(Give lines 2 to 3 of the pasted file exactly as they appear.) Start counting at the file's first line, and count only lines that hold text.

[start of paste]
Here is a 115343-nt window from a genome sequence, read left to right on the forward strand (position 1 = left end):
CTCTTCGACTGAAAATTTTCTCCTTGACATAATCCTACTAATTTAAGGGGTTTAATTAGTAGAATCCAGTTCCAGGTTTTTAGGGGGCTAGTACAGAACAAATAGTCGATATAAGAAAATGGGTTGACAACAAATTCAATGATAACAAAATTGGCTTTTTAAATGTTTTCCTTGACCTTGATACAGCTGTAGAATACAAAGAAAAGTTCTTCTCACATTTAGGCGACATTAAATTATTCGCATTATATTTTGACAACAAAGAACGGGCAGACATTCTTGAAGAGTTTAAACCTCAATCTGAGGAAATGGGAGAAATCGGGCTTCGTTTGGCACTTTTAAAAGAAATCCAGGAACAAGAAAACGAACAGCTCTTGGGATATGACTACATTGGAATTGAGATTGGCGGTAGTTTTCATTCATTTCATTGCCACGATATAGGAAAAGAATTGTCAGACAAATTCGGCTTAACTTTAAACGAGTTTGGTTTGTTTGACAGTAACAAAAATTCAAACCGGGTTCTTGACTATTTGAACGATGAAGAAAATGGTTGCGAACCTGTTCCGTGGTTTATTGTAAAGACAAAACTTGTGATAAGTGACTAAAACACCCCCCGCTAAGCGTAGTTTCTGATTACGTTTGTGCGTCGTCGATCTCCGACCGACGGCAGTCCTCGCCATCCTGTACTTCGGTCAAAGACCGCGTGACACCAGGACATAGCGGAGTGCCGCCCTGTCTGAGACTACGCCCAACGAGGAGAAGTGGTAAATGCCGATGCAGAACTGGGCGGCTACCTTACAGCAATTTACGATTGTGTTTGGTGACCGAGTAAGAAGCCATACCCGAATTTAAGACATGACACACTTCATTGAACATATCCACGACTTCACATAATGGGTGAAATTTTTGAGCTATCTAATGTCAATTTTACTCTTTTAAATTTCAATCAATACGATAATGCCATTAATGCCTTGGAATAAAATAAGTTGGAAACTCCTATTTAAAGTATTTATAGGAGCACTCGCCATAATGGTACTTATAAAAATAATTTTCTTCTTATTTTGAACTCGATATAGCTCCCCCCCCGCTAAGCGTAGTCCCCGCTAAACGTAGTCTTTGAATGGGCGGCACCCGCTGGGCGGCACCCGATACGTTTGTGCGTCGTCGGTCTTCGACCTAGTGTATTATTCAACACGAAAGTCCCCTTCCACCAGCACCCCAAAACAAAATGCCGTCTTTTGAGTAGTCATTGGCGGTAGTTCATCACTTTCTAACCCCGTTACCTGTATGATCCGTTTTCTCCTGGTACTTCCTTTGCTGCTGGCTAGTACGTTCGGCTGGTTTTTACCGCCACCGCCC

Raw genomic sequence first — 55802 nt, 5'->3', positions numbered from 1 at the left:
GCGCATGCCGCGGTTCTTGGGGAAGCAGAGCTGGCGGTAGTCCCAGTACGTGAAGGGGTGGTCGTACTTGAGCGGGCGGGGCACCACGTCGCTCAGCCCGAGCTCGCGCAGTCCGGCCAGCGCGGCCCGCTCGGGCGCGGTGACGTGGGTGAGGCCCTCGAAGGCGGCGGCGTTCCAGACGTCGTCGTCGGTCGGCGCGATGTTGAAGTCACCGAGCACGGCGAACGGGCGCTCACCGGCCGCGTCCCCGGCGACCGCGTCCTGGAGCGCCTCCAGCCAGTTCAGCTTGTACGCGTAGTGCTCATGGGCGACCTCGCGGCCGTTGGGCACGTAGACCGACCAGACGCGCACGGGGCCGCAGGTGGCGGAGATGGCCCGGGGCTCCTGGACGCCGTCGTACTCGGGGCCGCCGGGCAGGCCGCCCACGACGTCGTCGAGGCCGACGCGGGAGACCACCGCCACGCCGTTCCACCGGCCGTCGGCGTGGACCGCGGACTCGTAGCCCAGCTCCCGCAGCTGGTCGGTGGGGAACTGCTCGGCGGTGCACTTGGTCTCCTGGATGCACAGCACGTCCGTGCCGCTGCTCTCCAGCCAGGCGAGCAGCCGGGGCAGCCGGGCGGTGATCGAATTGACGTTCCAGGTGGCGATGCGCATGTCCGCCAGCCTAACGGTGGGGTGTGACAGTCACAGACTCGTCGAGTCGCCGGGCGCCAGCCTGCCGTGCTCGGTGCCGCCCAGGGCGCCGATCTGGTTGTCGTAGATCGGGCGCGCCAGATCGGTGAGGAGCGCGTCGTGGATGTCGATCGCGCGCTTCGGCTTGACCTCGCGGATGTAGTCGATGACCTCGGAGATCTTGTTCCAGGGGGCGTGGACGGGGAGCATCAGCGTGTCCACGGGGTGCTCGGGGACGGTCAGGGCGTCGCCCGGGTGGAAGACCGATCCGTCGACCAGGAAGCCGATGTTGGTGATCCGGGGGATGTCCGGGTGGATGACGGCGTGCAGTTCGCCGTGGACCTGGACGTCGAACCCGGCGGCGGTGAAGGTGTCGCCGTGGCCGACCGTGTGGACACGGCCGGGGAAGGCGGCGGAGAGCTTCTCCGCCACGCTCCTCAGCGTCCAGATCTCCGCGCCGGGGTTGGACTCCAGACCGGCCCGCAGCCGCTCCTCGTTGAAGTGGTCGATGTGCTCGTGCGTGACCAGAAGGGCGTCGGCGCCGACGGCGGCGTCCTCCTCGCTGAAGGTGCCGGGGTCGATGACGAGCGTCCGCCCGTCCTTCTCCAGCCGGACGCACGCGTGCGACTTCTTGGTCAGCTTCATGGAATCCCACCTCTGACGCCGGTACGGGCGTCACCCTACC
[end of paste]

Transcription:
CTCTTCGACTGAAAATTTTCTCCTTGACATAATCCTACTAATTTAAGGGGTTTAATTAGTAGAATCCAGTTCCAGGTTTTTAGGGGGCTAGTACAGAACAAATAGTCGATATAAGAAAATGGGTTGACAACAAATTCAATGATAACAAAATTGGCTTTTTAAATGTTTTCCTTGACCTTGATACAGCTGTAGAATACAAAGAAAAGTTCTTCTCACATTTAGGCGACATTAAATTATTCGCATTATATTTTGACAACAAAGAACGGGCAGACATTCTTGAAGAGTTTAAACCTCAATCTGAGGAAATGGGAGAAATCGGGCTTCGTTTGGCACTTTTAAAAGAAATCCAGGAACAAGAAAACGAACAGCTCTTGGGATATGACTACATTGGAATTGAGATTGGCGGTAGTTTTCATTCATTTCATTGCCACGATATAGGAAAAGAATTGTCAGACAAATTCGGCTTAACTTTAAACGAGTTTGGTTTGTTTGACAGTAACAAAAATTCAAACCGGGTTCTTGACTATTTGAACGATGAAGAAAATGGTTGCGAACCTGTTCCGTGGTTTATTGTAAAGACAAAACTTGTGATAAGTGACTAAAACACCCCCCGCTAAGCGTAGTTTCTGATTACGTTTGTGCGTCGTCGATCTCCGACCGACGGCAGTCCTCGCCATCCTGTACTTCGGTCAAAGACCGCGTGACACCAGGACATAGCGGAGTGCCGCCCTGTCTGAGACTACGCCCAACGAGGAGAAGTGGTAAATGCCGATGCAGAACTGGGCGGCTACCTTACAGCAATTTACGATTGTGTTTGGTGACCGAGTAAGAAGCCATACCCGAATTTAAGACATGACACACTTCATTGAACATATCCACGACTTCACATAATGGGTGAAATTTTTGAGCTATCTAATGTCAATTTTACTCTTTTAAATTTCAATCAATACGATAATGCCATTAATGCCTTGGAATAAAATAAGTTGGAAACTCCTATTTAAAGTATTTATAGGAGCACTCGCCATAATGGTACTTATAAAAATAATTTTCTTCTTATTTTGAACTCGATATAGCTCCCCCCCCGCTAAGCGTAGTCCCCGCTAAACGTAGTCTTTGAATGGGCGGCACCCGCTGGGCGGCACCCGATACGTTTGTGCGTCGTCGGTCTTCGACCTAGTGTATTATTCAACACGAAAGTCCCCTTCCACCAGCACCCCAAAACAAAATGCCGTCTTTTGAGTAGTCATTGGCGGTAGTTCATCACTTTCTAACCCCGTTACCTGTATGATCCGTTTTCTCCTGGTACTTCCTTTGCTGCTGGCTAGTACGTTCGGCTGGTTTTTACCGCCACCGCCC

Raw genomic sequence first — 55802 nt, 5'->3', positions numbered from 1 at the left: